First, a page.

Tuesday, 17 July 2012


Having thought through the idea of walking from London to Portsmouth, sounded out my brother, looked at maps, zoomed in on Google Earth and talked to the statue fund raising committee, this is definitely going to happen.

We need to arrive in Portsmouth by the evening of August 9th, which means leaving London on Sunday 5th. Day one will be six hours of pavements, taking all day to shrug off the sprawling 'urban-ness' of London. Sunday is a good day to start, as devoid of office workers and eager shoppers, we should pass through Soho, Pall Mall, Sloane Square, the Kings Road and Putney High Street without too much bumping and boring. And we won't be short of choice should we fancy a Grande, skinny double shot, Macchiato with a sprinkle of cinnamon along the way.
After that, it will be a mix of parkland, bridleways, footpaths and country lanes with a decent hill or two to climb and we need to be properly attired.

I imagine Nicholas and Smike didn’t dwell too long on the lack of Gortex breathable fabric, Himalayan walking poles, perfectly balanced trekking backpacks and lightweight kagools to speed them on their journey. Dickens was an inveterate walker himself, often covering 15 miles in one night and in the damp London air, a thick woolen cloak covering a tail coat, waistcoat, starched collar and cravat would have been de-rigeur.
His great great grandsons have other ideas. In any case, there is nothing more exciting than visiting a specialist shop, full to the brim with ‘how could I have ever lived without one of these’ hanging from rack, shelf and mannequin.
If fishing is your game, emporiums with every type of rod, reel, line, float, lure, fly and hook wait for you to bite. For golfers, the pro shop is crammed with drivers, wedges, putters, yardage calculators, tees and jumpers that would not look out of place in a 1970’s episode of ‘A question of Sport’. If, like me, you enjoy getting out on the water, than a Chandlery is right up there with GPS units, foul weather clothing, sacrificial anodes, reels of rope, fenders, twee fender covers, plastic wine goblets and Breton caps with ‘Skipper’ embroidered in gold above the peak.

For walkers, it’s the same and a visit to Snow & Rock can get you kitted out for an assault on the north face of the Eiger. Ice axes, crampons, climbing harnesses, belays, hefty boots, tents that can be sited on a mere whiff of a ledge at 5,000’ and sleeping bags that would have stopped Evans from ‘going outside for a while’ are all there, seducing you to spend.
Footwear is now much more than trying on a shoe, wiggling your toes and heading to the till. My feet were measured length wise, width wise, the foot arch studied and my posture analyzed before the expert dude (they are always dudes, the next Ranulph Fiennes, in these shops) went off to make his selection.
With clumpy boot attached, there’s a handy assault course of inclines and ‘rocky paths’ (made from plastic lumps) to battle over. The incline lasts all of two paces before one is back to the safety of the shop floor, but having taken on the challenge, we review the result.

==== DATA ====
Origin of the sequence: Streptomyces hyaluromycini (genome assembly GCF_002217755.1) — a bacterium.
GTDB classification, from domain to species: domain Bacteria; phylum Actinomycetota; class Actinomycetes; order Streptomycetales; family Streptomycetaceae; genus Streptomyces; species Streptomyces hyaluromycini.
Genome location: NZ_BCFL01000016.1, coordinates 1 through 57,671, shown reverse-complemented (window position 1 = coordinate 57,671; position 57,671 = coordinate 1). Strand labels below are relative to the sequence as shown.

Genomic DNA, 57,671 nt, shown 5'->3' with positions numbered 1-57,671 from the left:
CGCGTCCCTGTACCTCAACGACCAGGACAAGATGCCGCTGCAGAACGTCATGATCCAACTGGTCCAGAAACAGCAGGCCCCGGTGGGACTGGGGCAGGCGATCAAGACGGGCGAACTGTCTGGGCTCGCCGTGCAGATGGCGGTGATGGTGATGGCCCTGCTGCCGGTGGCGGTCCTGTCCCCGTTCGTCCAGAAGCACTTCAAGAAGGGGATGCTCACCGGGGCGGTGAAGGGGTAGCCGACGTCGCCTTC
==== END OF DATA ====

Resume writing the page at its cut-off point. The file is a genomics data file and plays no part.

Some slight slippage at the heel and a minor rub at the toe and it’s insole time. In Dolcis, this used to be a slim bit of rubber that helped them flog you an ill-fitting pair of school shoes but in a hiking shop ready for the roof of the world, it’s more specialist. Obviously.
I get the issue of collapsing arches explained to me and by the end of the pitch, it seems like a sound idea. Heck, the boots with their breathable fabric, supported soles, bouncy air filled heels and hi tec lacing systems are a bargain at £160, so two small insoles seem a snip at £49. Especially as they are bespoke, trimmed to your unique shape at a high tec workbench. Then there’s the breathable shirts, the lightweight quick dry trousers, the mid layer fleece and the over jacket in case the British Summer lives up to expectations.
The socks bring clothing technology to a whole new level and the combination of Merino wool, padded panels, anti-blister support pads and sweat reducing weave should get me to Guadalupe, never mind Godalming. But if you thought one pair would do the trick for our five day preamble, think again. Duddie Fiennes recommends a pair a day. At £25 a pair.
Then there’s the back pack. Smike would have had all their meager provisions wrapped in a large hanky knotted at the end of a stout stick and according to the book, their thirst was quenched from a tin of milk mixed with Rum that they carried. For us, it’s a bright red perfectly balanced waterproof number with enough zips to make an ardent punk happy. And in one of them, it will be Red Bull and a nugget of Kendal Mint Cake that will keep us pacing
Maybe we should have simply valued the cost of all the kit and made that our donation to our two worthy causes, but where’s the challenge in that? Besides, my brother and I are adamant that we will tip a nod to the 19th century as we spend our five days walking through 21st century England.
We've decided to wear top hats and if you donate, we'll doff our toppers in your general direction. Who knows, it may start a whole new trend when we walk down the Kings Road.

TO SUPPORT THE NATIONAL LITERACY TRUST, GO TO: http://www.justgiving.com/Dickenswalk

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